I have a few questions and am hoping you can give me some clarity. I am thinking about incorporating an AHA/BHA step to my routine (currently cleansing, toning, moisturizing, and weekly exfoliation through clay mask) I am, however, still struggling with acne and have a suspicion it is due to dead skin cell buildup so I am hoping the chemical exfoliant can remedy this issue. My confusion lies in the idea of using the chemical exfoliant and then not washing the face afterwards. In my mind, once the dead skin has been lifted or broken down my immediate reaction is to want to wash it away and get far away from it as possible!

    Is there something I am missing about the process that makes not washing the face after okay and preferable? Also does applying the chemical exfoliant after a serum not break down or denature the serum as well?

    I know skin care is as unique to each person as the person themselves so what may work wonders for some, may not be the answer for everyone but I am hoping you could give me some insight!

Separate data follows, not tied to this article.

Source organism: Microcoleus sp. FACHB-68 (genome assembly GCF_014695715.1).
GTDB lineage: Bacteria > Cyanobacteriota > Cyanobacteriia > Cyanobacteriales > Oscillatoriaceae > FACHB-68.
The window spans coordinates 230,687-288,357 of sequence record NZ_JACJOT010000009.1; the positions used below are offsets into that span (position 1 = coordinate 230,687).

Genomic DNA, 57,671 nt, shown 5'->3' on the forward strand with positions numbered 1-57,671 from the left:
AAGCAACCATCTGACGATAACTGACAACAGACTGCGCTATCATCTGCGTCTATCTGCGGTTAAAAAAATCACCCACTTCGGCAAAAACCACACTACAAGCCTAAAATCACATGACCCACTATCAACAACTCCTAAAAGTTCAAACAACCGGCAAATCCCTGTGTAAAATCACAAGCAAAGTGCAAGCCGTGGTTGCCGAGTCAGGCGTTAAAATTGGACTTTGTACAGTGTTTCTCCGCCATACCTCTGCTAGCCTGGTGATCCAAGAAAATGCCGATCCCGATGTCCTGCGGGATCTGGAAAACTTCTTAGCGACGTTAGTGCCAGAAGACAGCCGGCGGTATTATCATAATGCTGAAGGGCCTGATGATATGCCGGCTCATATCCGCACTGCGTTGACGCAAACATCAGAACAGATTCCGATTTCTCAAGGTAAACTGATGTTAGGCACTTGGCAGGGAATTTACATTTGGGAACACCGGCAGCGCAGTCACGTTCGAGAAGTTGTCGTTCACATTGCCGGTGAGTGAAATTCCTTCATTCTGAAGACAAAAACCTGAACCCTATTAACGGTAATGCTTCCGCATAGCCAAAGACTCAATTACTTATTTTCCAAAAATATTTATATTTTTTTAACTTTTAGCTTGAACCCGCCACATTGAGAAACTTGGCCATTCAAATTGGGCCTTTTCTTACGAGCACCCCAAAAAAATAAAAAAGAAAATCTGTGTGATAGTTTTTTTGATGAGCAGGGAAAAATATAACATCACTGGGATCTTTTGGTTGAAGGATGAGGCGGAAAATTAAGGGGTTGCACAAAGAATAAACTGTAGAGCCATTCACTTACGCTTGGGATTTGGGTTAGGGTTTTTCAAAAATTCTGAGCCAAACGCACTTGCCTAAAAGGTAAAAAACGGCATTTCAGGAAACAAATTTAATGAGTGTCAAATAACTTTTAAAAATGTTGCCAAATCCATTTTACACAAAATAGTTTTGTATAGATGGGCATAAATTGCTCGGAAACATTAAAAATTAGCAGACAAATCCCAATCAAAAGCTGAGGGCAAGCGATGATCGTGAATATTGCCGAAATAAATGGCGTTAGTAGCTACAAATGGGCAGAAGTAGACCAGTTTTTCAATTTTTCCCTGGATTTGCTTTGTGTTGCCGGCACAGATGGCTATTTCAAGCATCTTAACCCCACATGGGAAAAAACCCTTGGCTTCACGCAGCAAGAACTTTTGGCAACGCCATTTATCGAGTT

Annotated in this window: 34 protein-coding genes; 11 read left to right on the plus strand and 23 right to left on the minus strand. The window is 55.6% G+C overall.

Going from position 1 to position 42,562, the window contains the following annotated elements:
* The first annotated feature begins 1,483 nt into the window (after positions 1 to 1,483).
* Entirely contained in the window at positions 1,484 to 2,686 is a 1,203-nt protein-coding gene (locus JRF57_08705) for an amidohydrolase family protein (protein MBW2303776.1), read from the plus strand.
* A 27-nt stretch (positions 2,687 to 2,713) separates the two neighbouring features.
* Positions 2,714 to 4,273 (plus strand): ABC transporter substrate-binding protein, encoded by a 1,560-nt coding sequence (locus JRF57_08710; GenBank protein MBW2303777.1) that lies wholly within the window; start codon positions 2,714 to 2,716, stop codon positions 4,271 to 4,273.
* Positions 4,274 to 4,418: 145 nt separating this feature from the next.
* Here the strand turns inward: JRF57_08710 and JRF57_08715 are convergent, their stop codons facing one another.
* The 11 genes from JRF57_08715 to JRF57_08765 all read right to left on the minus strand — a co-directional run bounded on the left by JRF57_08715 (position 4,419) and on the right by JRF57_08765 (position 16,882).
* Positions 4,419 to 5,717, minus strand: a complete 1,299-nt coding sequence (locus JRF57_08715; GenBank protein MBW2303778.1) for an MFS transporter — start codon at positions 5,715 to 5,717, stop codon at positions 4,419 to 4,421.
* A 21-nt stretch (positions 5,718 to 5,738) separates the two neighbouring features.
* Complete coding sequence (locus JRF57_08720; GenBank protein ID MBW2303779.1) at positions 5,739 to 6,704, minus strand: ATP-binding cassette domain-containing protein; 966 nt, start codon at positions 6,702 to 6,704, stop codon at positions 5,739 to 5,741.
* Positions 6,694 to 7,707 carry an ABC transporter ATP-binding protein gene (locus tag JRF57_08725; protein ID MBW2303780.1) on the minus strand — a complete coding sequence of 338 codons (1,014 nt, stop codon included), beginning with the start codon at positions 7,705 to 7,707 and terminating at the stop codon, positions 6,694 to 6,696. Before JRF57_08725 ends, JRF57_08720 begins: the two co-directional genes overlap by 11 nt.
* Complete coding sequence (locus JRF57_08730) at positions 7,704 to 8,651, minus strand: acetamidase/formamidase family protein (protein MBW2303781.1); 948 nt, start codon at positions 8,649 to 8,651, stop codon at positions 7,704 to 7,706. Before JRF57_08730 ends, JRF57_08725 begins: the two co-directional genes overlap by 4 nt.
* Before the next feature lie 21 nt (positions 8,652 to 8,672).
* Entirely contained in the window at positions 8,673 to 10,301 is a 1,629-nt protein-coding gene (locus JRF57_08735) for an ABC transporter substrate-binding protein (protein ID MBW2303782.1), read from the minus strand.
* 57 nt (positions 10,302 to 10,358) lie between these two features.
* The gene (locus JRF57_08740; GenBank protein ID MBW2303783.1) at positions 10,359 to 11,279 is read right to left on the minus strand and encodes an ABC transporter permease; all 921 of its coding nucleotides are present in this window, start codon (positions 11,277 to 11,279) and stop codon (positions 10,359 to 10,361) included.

Thank you!
    Xx
    Rachel

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    • Hi Rachel! Sorry for the late response! Daily use strength acids (say, 2% salicylic acid BHA or 8% glycolic AHA) work gradually to dissolve the bonds between dead skin cells and allow them to go away faster than they would otherwise, but it isn’t an instantaneous process–generally they’re not going to create a layer of dead gunk on your face the same night you put them on. That’ll be different for peel-strength acids though!